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American Short Fiction

Updated on November 9, 2014

The Minister's Black Veil by Nathaniel Hawthorne

The Minister’s Black Veil by Nathaniel Hawthorne is an illustration of what occurs in a Puritanical society. It takes one difference, a veil, to create legends and gossip about Pastor Hooper. Everyone believes that he must be hiding something, and they miss the whole point. As a leader, he wants everyone to know that human beings are not infallible and that everyone has something to hide. The town’s people would rather subscribe to the gossip mill than to asks a simple question of a man who was supposed to be viewed as their guide in spiritual matters. “It was remarkable that, of all the busybodies and impertinent people in the parish, not one ventured to put the plain question to Mr. Hooper wherefore he did this thing” (Hawthorne). In order to stay true to his own principles, Hooper is willing to keep this veil on for the span of his lifetime; however, he loses his life in doing this. He loses his fiancé, and in some aspects, the true respect of his church members. Hooper becomes a symbol of what the townspeople fear in themselves, so they shun him. This is indicative of American society during the Puritan era and in contemporary society, and Hawthorne’s text acts as a warning to those who would use others as an excuse to avoid the exposure of their own sins or iniquities.

Daisy Miller by Henry James

When Winterbourne meets Daisy, he seems to be intrigued with the fact that she is not preoccupied with social pleasantries; however, it is this very characteristic that causes him to deem her unsuitable and unworthy of his attentions. Winterbourne seems attracted to the unconventional; however, he does not have the courage to live as an unconventional human being as appearances are of great importance to him. Daisy ends up in Rome with her brother and mother, and here we see the Americaness that seems to be illustrated as distasteful. The American community in this foreign setting is of a gossipy and puritanical nature. Because Daisy elects to openly spend time with Giovanelli, she opens herself up to the American gossip mill. She is also flirtatious in her interaction with men and a bit arrogant. When they are in Switzerland, she poses a semi-question to Winterborne regarding whether he has heard of New York, but her tone is meant to mirror American arrogance. Her brother, Randolph, is presented to the reader as an unruly brat who constantly desires sweets even though he is losing his teeth, and he boasts about his rich father and wanting to return to America because everything is wonderful there. I do not think that Randolph’s or Daisy’s behavior can be blanketly attributed to all Americans after the Civil War; however, I think that their behavior is indicative of those American’s who traveled abroad in search of acculturation that they felt could not be gained without being well traveled while simultaneously adhering to the freedom associated with America. At the same time, Winterbourne is American; however, he is sort of caught in the middle of Puritanism and his attraction to the free will of a woman. Daisy ends up dying of Malaria, and Winterbourne realizes that he was remiss in forming a negative opinion of her. He feels that his Puritanical ideals acted as a blockade to what may have developed with Daisy.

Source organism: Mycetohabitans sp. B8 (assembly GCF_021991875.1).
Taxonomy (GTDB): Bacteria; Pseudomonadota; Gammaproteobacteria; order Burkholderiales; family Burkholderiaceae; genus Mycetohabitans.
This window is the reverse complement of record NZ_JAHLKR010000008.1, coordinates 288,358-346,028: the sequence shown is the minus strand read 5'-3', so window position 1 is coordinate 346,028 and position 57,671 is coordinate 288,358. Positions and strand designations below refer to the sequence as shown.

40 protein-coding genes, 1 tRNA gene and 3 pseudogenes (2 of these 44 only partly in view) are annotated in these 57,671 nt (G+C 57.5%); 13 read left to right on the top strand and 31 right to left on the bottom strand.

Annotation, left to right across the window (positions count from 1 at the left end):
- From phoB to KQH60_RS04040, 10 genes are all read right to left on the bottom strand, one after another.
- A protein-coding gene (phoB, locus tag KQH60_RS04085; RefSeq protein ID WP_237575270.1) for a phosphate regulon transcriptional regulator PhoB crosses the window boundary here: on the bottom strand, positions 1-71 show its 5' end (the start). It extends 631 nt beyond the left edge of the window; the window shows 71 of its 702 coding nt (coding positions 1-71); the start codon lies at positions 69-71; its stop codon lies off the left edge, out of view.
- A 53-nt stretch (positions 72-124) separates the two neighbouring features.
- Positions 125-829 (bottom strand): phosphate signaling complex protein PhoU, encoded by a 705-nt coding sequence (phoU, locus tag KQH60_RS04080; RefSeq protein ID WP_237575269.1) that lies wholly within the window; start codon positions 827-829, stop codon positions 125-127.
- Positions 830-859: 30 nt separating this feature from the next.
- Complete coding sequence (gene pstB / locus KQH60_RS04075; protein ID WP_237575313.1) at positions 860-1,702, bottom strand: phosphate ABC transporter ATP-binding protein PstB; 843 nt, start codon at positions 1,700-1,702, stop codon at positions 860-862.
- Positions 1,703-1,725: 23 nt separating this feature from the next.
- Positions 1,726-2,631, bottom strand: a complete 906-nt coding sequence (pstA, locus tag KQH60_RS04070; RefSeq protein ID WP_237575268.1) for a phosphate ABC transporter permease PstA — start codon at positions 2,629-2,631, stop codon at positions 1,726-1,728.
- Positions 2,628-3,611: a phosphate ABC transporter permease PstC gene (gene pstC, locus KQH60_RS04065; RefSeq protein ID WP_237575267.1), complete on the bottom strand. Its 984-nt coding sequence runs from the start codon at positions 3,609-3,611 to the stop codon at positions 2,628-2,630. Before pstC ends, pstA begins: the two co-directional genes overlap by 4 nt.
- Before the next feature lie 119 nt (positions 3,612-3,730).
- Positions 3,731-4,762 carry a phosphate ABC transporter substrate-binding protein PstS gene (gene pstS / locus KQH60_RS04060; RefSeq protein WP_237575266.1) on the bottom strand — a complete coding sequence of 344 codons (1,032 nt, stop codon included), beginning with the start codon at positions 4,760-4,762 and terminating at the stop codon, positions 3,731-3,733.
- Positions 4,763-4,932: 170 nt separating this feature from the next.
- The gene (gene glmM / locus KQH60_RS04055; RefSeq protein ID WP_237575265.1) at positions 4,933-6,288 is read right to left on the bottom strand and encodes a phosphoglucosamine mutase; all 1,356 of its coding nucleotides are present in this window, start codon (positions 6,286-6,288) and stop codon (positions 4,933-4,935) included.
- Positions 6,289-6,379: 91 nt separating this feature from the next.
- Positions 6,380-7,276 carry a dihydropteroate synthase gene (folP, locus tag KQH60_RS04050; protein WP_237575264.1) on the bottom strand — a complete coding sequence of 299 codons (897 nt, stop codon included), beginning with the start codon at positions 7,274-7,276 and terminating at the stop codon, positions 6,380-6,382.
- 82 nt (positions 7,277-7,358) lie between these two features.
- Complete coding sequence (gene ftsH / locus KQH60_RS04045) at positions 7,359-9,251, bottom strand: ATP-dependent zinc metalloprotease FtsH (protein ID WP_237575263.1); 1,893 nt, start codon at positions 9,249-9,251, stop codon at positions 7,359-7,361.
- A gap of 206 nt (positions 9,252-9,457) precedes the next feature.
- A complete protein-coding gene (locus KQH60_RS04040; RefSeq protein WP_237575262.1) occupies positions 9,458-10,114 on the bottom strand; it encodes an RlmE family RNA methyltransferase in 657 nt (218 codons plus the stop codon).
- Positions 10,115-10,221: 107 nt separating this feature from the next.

Hawthorne

Source

The $30,000 Bequest by Mark Twain

Aleck and Sally got married young; however, they were a family that was prone to save money and work hard. Aleck invested in property, and Sally worked everyday. They were extremely frugal because they were trying to build their family fortune. Aleck’s uncle contacted them stating that he was soon to die and would leave them $30,000 if they agreed not to speak of the promise or attend the funeral. Aleck and Sally had always been very involved with their children; however, they began to dream incessantly at the thought of this money to the point where they began to neglect the wealth that they had in their children. They begin to watch the newspaper for the announcement that his uncle is dead. When the paper arrives after a week of waiting, there is no news of his death, and Sally gets visibly upset. Aleck expresses disappointment in his behavior. The fact is that uncle Tilbury is dead, and a mistake was made with the paper that would never allow for his death notice. Sally decides he wants to asks around about his uncle, and Aleck reminds him that one of the stipulations is not to do that. She reminds him that they have their present money which is multiplying, “fictitious” money. They overlooked suitors for the daughters because they were no longer amiable because they did not have this family’s wealth. They became obsessed with how to acquire and spend this nonexistent money. This story is an illustration of the age old American dream. They spent so much time dreaming that they forgot to live their real lives. Twain’s short story acts as a warning to people who are engulfed in the acquisition of wealth. The fact is the uncle had not wealth, and the thought of wealth that Aleck and Sally could increase had ruined their very existence.